Exchanges at the Frontier with Frances Ashcroft
Thursday 6 December 2012, 19.00-20.30
Frances Ashcroft is Royal Society Research
Professor at the University of Oxford, and has devoted her career
as a geneticist and physiologist to studying the link between blood
sugar and insulin.
In 1984, Professor Ashcroft discovered the
missing link connecting an increase in the blood sugar level, as
happens after you eat a chocolate bar, to secretion of the hormone
insulin. If this process fails, it leads to diabetes. In subsequent
studies, she unravelled how genetic mutations in this protein cause
a rare inherited condition, known as neonatal diabetes, in which
patients develop diabetes soon after birth. This has helped
transform the lives of hundreds of children who are born with
diabetes, enabling them to come off insulin injections and instead
take a daily pill.
And yet, 30 years on, it's still not
clear precisely what goes wrong with the mechanism in the much more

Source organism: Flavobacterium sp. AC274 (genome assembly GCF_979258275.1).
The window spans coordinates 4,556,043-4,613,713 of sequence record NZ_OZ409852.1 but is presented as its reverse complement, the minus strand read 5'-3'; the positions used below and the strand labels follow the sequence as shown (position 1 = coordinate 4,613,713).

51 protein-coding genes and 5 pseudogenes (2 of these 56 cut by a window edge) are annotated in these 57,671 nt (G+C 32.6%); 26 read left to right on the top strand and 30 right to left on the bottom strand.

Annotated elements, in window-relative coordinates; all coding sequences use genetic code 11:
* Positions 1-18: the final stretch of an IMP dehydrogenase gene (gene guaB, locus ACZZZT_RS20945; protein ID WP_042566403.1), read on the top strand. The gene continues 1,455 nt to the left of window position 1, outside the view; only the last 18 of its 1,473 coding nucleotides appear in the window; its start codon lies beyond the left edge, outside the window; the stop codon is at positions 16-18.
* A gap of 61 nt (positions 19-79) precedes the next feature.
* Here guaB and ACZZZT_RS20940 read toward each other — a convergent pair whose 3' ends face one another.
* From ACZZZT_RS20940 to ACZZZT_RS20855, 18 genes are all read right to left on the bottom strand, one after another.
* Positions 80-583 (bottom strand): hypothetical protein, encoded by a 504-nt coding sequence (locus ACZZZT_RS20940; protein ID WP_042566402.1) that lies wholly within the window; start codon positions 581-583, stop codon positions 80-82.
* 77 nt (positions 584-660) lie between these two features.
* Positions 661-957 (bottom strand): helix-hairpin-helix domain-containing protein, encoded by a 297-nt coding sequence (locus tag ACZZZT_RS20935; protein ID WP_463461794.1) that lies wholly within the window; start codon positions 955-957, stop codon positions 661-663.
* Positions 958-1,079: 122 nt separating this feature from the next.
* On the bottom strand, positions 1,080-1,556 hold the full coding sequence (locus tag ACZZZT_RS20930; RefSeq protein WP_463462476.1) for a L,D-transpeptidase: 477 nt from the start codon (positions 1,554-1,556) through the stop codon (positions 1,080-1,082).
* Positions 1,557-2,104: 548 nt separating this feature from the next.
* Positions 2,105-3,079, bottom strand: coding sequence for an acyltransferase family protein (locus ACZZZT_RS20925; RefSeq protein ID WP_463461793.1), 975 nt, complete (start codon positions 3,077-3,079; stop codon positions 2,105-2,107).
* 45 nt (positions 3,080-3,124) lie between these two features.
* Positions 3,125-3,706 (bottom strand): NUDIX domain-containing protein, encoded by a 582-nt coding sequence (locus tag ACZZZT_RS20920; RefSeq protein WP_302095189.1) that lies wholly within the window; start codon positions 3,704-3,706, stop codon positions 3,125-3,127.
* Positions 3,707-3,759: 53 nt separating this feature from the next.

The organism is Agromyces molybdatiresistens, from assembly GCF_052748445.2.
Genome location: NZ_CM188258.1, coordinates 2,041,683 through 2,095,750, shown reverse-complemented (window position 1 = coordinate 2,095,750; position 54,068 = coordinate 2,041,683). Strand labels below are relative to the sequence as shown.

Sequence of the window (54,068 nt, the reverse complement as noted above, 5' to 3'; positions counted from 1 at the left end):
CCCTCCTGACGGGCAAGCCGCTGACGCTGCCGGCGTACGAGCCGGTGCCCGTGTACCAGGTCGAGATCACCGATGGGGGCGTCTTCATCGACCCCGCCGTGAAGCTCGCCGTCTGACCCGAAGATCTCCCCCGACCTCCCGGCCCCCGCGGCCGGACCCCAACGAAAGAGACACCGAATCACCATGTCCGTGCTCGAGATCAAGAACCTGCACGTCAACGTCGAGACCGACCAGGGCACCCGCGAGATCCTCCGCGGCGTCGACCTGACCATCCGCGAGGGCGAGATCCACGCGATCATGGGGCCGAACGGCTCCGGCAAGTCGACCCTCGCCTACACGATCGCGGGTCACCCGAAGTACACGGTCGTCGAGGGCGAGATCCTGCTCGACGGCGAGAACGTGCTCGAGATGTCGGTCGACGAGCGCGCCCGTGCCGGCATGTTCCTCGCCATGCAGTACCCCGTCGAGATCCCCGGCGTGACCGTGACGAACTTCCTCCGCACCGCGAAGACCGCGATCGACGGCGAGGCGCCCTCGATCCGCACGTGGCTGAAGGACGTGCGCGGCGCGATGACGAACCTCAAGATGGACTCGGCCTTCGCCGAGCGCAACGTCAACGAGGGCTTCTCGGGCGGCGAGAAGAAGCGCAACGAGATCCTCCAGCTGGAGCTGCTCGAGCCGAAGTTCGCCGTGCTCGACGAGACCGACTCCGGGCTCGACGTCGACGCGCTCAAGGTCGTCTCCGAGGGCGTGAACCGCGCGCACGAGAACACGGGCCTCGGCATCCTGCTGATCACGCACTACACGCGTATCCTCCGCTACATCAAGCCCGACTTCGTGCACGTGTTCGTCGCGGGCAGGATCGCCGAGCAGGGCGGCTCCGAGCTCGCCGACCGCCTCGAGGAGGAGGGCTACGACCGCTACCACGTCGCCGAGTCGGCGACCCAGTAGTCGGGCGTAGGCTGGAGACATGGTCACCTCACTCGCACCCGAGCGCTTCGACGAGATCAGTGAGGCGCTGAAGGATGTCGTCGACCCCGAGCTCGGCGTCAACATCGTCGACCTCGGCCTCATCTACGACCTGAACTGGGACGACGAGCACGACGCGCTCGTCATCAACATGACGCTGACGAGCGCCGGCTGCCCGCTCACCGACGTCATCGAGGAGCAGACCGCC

common type 2 diabetes, now affecting hundreds of millions.
Type 2 diabetes is linked to obesity, and it seems that the
growing obesity crisis in high-income countries, caused by poor
diet and lack of exercise, may be reversing the advances of medical
science. She speaks to AC Grayling about diabetes, obesity and the
future of health in high-income countries.
An edited recording of this event will be
broadcast in early 2013 on the BBC World Service to a global
audience of 40 million people.
Frances Ashcroft, Royal Society Research Professor,
University of Oxford
This event is FREE.
Book now to receive an e-ticket.
Bookings are limited to two per person.
Any additional bookings will be cancelled.